Samsung chips away at Apple experts
In front of a jury barely following along with the expert testimony, Apple continued its trade dress and patent infringement case against Samsung in court Friday.
Once again, Judge Lucy Koh needed to interrupt witness testimony to remind the jury they could get caffeine if they needed it.
Friday was especially hard because Apple brought computer science experts in to talk about Apple’s software patents.
The morning started with Samsung attorney Bill Price continuing his previously unfruitful cross-examination of survey expert Hal Poret.
Poret had used the Blackberry Storm as the control in a consumer confusion survey to prove Apple’s smartphone and tablet products had achieved recognition necessary for the trade dress claim.
When Price said people could tell the Storm is not an Apple product, Poret responded:
“That’s not fair to say.”
Poret told Price he was wrong in concluding that Poret did a second survey to stack the results in favor of what Apple wanted. Poret had conducted two surveys on the iPad tablet, and the second had an angled view not covering up the Home button like in the previous survey.
Furthermore, the control product, the Nook tablet, had the N button exposed, so Samsung argued customers could have easily told the difference.
Apple called another survey research expert Kent Van Liere to explain his survey’s result of post-sale consumer confusion. Apple lawyer Michael Jacobs asked Liere about the study in which people were shown a video of someone using a Samsung smartphone or tablet and asked if they identified it as an Apple product.
Liere concluded that there was substantial consumer confusion between the two companies’ products.
In cross-examination, Price argued that if someone saw Coke, they would most likely think of Pepsi since the two are the biggest players in the soft drink market. Therefore, it was common sense that Apple and Samsung’s products would have a similar relationship because the two tech companies are the biggest players in the smartphone and tablet market. In response Van Liere told Price:
“I don’t know that from common sense as you described it.”
Apple moved onto its software patent by calling two University of Toronto computer science professors, Ravin Balakrishnan and Karan Singh. Balakrishnan testified about Apple’s bounce back effect that made scrolling through a list or electronic file intuitive on a touch screen interface.
Samsung counsel Kevin Johnson responded that Samsung’s user interfaces would freeze instead of bouncing back and pointed out that Balakrishnan had served as Apple’s technical expert for nine cases. Balakrishnan has earned about $600,000 on the case against Samsung alone.
Singh, who had not previously served as a patent expert, talked about Apple’s zoom and center functionality. He entered a heated exchange with Samsung lawyer Ed DeFranco because Singh said Samsung’s video demonstration of the tablet user interface in action was improperly conflating scrolling and gesturing to try and show Samsung was not infringing.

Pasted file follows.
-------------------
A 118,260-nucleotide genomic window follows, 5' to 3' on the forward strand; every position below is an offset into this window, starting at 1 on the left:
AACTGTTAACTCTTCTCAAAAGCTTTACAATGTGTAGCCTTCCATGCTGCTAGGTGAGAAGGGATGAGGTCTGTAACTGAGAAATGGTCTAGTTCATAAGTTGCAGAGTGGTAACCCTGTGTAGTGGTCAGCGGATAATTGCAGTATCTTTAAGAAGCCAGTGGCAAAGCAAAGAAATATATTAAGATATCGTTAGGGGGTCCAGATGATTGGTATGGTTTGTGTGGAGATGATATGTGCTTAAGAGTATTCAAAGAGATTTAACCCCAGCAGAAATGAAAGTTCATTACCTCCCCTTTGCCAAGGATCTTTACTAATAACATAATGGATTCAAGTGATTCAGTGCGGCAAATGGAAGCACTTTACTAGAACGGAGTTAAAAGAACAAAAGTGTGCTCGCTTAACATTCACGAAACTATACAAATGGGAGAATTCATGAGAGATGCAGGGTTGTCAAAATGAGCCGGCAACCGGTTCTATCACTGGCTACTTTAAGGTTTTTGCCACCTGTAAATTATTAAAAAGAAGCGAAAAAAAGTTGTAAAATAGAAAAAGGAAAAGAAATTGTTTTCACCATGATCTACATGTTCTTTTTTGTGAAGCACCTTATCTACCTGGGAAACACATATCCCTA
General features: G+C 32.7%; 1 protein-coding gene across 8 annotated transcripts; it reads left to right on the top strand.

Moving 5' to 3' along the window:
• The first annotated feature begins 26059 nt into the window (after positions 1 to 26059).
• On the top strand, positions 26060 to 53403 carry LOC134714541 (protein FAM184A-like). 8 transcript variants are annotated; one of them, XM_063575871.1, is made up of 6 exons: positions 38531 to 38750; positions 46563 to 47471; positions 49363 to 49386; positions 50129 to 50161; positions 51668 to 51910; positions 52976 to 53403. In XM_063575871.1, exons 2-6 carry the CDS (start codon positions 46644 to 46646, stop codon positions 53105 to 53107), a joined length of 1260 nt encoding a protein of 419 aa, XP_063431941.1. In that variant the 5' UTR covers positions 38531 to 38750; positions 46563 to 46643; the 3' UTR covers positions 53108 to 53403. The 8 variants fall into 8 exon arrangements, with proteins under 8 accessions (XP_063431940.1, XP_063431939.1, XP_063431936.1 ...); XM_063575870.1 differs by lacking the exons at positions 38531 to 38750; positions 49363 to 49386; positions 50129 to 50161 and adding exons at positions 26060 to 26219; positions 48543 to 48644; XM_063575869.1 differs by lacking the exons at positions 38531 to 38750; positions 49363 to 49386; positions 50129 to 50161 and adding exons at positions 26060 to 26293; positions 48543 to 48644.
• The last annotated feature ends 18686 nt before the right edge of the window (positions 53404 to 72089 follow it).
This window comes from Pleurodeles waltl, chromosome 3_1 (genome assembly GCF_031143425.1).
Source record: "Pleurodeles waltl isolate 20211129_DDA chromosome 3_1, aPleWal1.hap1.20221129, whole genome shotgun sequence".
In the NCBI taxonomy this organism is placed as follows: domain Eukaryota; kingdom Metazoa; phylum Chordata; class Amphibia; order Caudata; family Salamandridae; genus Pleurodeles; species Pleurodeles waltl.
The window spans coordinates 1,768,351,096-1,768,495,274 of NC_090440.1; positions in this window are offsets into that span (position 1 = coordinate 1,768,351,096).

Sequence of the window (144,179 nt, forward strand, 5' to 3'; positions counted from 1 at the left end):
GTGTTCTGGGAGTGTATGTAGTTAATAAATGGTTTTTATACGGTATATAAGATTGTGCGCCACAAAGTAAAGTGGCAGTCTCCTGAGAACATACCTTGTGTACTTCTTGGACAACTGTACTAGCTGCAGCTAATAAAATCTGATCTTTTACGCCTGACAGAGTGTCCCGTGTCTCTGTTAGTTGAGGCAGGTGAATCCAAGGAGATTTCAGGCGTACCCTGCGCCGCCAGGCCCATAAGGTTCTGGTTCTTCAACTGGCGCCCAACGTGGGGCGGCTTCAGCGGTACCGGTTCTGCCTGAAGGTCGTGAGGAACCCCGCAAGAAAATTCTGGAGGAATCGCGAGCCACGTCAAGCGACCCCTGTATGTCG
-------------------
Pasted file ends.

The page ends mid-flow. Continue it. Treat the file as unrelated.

“We’re going in a circle here,” Koh interrupted at one point to get DeFranco to move on to another topic of discussion.
Lastly, Samsung revealed that Professor Singh has been earning $450 per hour as an Apple expert and has worked on the case between 150 and 200 hours.
In a surprising change of events, Apple forced Samsung to spend a significant amount of time cross examining Dr. John Hauser, an MIT marketing professor. Jacobs spent five minutes talking to Hauser so that Apple could get admitted into evidence Hauser’s survey about what consumers would pay for premium patented features.
Price used a lot of Samsung’s time to get Hauser to actually explain the results of the survey, even though Hauser told Price that he had told enough to Jacobs so that the jury could understand his research. At one point Hauser told Price he was trying to help, but Price responded, “Oh, I don’t know about that” to the entertainment of the court.
This time Hauser brought up common sense, but Price countered that Hauser was not an expert in that. When the issue of compensation came up, Hauser told Price he was charging $800 per hour, but he would need to ask his wife how much he had earned so far.
Monday morning, Apple is set to finish its case and allow Samsung to present its defense.
The morning will start with the cross examination of Boris Teksler, Apple’s Director of Patent Licensing and Strategy. While Teksler told the court that Jobs and Cook had personally met with Samsung executives in 2010 to try and stop Samsung from copying Apple’s designs, Samsung attorney Victoria Maroulis pointed out that the presentation used in relation to the meeting did not talk about Apple’s unwillingness to license the patents involved in this case or any references to the design patents being discussed now.
Apple has used 11-1/2 hours of its trial time, while Samsung has used 12. Judge Koh has allowed both sides 25 hours each to present their cases to the jury.